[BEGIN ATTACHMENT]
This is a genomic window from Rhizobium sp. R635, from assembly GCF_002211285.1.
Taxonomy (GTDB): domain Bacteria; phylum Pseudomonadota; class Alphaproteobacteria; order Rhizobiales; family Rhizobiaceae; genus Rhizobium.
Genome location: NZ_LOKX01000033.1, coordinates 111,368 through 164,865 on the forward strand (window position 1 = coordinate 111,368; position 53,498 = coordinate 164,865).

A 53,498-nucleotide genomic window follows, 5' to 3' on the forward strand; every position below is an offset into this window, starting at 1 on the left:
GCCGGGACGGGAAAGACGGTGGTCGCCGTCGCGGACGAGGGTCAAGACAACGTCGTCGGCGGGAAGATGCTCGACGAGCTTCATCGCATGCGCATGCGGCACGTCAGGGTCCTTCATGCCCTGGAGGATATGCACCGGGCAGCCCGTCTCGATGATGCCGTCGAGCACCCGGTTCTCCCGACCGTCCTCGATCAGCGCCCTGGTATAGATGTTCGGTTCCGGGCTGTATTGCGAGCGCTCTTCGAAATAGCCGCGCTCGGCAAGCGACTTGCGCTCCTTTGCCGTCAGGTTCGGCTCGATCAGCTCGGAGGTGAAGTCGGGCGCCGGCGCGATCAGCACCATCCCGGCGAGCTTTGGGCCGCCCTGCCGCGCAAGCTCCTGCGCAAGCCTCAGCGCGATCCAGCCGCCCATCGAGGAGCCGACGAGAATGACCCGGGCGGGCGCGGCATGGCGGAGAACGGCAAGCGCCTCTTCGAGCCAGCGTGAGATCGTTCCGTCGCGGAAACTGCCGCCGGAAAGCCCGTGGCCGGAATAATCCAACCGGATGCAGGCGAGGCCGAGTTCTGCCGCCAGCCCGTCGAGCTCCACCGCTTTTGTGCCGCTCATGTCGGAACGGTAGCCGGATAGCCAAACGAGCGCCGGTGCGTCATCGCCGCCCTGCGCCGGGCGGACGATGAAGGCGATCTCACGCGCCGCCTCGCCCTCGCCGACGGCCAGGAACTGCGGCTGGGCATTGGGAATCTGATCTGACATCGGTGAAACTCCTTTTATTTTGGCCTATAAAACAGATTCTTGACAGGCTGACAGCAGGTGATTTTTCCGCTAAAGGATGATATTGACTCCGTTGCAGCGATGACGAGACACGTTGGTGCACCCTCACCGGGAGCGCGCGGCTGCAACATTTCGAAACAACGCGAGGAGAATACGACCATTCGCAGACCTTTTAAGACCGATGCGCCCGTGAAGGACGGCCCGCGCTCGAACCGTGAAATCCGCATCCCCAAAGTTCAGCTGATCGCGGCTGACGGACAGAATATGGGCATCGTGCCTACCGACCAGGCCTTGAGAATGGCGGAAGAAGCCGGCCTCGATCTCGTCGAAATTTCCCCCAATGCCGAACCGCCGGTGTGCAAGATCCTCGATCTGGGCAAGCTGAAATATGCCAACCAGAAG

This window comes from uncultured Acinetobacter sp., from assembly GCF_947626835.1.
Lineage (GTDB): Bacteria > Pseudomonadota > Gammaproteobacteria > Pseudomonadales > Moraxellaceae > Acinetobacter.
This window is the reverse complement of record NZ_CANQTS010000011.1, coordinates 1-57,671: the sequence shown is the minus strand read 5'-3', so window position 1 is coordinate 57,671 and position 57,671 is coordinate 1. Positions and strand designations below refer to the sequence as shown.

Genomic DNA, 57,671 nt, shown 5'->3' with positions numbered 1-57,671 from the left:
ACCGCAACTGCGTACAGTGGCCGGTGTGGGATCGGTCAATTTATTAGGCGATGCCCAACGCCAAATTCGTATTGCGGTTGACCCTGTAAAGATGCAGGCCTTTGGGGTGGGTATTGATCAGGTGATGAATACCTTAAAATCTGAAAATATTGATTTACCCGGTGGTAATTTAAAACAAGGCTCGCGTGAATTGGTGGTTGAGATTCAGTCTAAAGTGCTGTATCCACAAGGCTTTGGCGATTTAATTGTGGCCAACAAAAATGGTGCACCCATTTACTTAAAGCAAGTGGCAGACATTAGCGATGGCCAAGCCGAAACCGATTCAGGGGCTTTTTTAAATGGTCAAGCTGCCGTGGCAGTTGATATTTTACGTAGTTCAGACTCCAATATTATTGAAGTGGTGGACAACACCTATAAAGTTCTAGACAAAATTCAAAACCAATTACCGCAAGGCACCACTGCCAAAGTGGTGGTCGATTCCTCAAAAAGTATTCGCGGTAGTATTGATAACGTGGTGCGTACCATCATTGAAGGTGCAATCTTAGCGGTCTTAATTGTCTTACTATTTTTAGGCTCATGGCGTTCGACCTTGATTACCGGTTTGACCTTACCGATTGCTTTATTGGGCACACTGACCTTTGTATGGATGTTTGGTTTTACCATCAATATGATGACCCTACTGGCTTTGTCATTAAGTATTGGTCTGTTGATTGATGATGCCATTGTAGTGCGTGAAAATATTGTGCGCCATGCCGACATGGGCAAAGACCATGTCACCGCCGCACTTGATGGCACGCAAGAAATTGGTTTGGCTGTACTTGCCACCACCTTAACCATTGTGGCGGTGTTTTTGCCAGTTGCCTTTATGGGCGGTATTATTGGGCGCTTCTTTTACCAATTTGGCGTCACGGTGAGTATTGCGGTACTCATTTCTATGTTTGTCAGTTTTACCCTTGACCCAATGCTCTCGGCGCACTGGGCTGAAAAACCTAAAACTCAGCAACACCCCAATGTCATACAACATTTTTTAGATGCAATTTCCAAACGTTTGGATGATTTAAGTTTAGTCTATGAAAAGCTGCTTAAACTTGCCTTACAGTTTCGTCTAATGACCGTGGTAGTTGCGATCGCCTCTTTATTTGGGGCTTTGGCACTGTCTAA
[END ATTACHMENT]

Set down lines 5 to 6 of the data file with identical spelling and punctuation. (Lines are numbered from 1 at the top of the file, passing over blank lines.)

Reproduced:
GCCGGGACGGGAAAGACGGTGGTCGCCGTCGCGGACGAGGGTCAAGACAACGTCGTCGGCGGGAAGATGCTCGACGAGCTTCATCGCATGCGCATGCGGCACGTCAGGGTCCTTCATGCCCTGGAGGATATGCACCGGGCAGCCCGTCTCGATGATGCCGTCGAGCACCCGGTTCTCCCGACCGTCCTCGATCAGCGCCCTGGTATAGATGTTCGGTTCCGGGCTGTATTGCGAGCGCTCTTCGAAATAGCCGCGCTCGGCAAGCGACTTGCGCTCCTTTGCCGTCAGGTTCGGCTCGATCAGCTCGGAGGTGAAGTCGGGCGCCGGCGCGATCAGCACCATCCCGGCGAGCTTTGGGCCGCCCTGCCGCGCAAGCTCCTGCGCAAGCCTCAGCGCGATCCAGCCGCCCATCGAGGAGCCGACGAGAATGACCCGGGCGGGCGCGGCATGGCGGAGAACGGCAAGCGCCTCTTCGAGCCAGCGTGAGATCGTTCCGTCGCGGAAACTGCCGCCGGAAAGCCCGTGGCCGGAATAATCCAACCGGATGCAGGCGAGGCCGAGTTCTGCCGCCAGCCCGTCGAGCTCCACCGCTTTTGTGCCGCTCATGTCGGAACGGTAGCCGGATAGCCAAACGAGCGCCGGTGCGTCATCGCCGCCCTGCGCCGGGCGGACGATGAAGGCGATCTCACGCGCCGCCTCGCCCTCGCCGACGGCCAGGAACTGCGGCTGGGCATTGGGAATCTGATCTGACATCGGTGAAACTCCTTTTATTTTGGCCTATAAAACAGATTCTTGACAGGCTGACAGCAGGTGATTTTTCCGCTAAAGGATGATATTGACTCCGTTGCAGCGATGACGAGACACGTTGGTGCACCCTCACCGGGAGCGCGCGGCTGCAACATTTCGAAACAACGCGAGGAGAATACGACCATTCGCAGACCTTTTAAGACCGATGCGCCCGTGAAGGACGGCCCGCGCTCGAACCGTGAAATCCGCATCCCCAAAGTTCAGCTGATCGCGGCTGACGGACAGAATATGGGCATCGTGCCTACCGACCAGGCCTTGAGAATGGCGGAAGAAGCCGGCCTCGATCTCGTCGAAATTTCCCCCAATGCCGAACCGCCGGTGTGCAAGATCCTCGATCTGGGCAAGCTGAAATATGCCAACCAGAAG

This window comes from uncultured Acinetobacter sp., from assembly GCF_947626835.1.